Like most of you, I’m struggling with the uncertainty of this time in various ways. What discourages me the most is when people are judging each other for what they’re experiencing or feeling, or when people are shaming each other for what they are or aren’t doing during this time. We’re going to come out of this much better if we do it together, without judging or shaming each other. As Christians, we have a big responsibility to offer grace. Jesus tells the disciples in our reading today, “If you forgive anyone’s sins, they are forgiven. If you don’t, they aren’t forgiven” (20:23). That’s a pretty heavy responsibility. We can shrug it off as something that was just for them and not for us. Or we can see this as a call to us to make sure people know about Jesus’ forgiveness and grace, and to make sure that we are grace givers, just like Jesus.
We need to give Thomas some extra grace because he spent eight days living with the tension of his unanswered questions and grief over the death of Jesus. When we settle for quick answers, we sometimes are stifling growth. But if we will allow the tension of unanswered questions then we allow ourselves the space to keep inquiring of God and keep looking at different aspects of the question. Eight days in the grand scheme of things is a relatively short time. Some will go a lifetime living with the tension of unanswered questions and yet trusting God even in the midst of that tension.
Author and pastor Tim Keller says, “A faith without some doubts is like a human body without any antibodies in it.” Our faith will be stronger if we’re willing to admit our doubts and ask hard questions, so that we aren’t basing our faith on someone else’s experience of Jesus, but instead on our own experience of Jesus.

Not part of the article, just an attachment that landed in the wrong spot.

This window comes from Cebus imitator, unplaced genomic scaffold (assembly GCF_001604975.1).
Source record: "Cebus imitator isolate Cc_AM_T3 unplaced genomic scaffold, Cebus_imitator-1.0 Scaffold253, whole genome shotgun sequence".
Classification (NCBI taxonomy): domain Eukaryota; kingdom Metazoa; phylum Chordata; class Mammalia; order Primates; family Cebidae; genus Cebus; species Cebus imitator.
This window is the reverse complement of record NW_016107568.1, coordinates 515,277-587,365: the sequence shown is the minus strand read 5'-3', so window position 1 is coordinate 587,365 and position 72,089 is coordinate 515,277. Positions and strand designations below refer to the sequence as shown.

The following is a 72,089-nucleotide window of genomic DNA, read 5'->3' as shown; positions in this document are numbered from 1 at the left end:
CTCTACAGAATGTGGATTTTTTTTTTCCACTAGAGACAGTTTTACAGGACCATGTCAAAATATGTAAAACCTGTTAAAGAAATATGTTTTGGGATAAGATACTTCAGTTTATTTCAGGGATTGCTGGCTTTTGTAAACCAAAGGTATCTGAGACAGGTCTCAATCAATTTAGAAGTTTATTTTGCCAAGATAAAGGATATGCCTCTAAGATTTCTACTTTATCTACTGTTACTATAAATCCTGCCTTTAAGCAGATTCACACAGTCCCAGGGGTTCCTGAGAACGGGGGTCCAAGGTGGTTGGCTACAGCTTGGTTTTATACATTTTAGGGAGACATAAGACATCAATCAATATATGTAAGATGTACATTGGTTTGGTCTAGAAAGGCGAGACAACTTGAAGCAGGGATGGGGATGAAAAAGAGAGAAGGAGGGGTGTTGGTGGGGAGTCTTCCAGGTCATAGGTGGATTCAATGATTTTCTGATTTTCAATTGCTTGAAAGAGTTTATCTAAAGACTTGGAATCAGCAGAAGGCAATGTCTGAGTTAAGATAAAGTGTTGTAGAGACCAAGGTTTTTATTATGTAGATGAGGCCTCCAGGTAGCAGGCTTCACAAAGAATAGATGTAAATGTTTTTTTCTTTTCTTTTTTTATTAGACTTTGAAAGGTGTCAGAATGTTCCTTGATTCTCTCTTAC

Maybe, like me, you’ve been asking God some hard questions during this time. What is God doing in the midst of this? What will the future hold? What will we need to do to be ready? Here’s the answer I’m getting most of the time:
Be patient and trust me. That means
- letting go of our fears,
- continuing to work on our relationship with Jesus,
- not judging or shaming each other,
- offering grace, and
- living with the tension and continuing to seek answers,
- trusting that God is still good, and
- that God loves us very much, just as he always has and always will.
Jesus knows we need to see for ourselves. Sometimes that happens in a word from the Bible, or in the words of a song. Sometimes that happens in the face of a friend or in a gesture of kindness. It’s not always the same, and it’s not always how or when we expect. What are some ways that you have seen Jesus for yourself?
We’ll have good days and bad days, but God’s love is with us in all of our days. I pray that we will each see that for ourselves more and more. The disciples were in the midst of doubts and fears, much like our situation today during this pandemic, and their faith grew in the process. Ours can grow, too, as we endeavor to trust God even in the midst of our uncertainty. God will bless our faith. As Jesus says, “Blessed are those who have not seen and yet have come to believe” (John 20:29).
 Paul Tillich, Systematic Theology, Volume 2 (University Of Chicago Press: Feb. 15, 1975), PP 116-7. As found at https://afterall.net/quotes/paul-tillich-on-doubt-as-an-element-of-faith/
 Cameron B.R. Howard at http://www.workingpreacher.org/craft.aspx?post=5426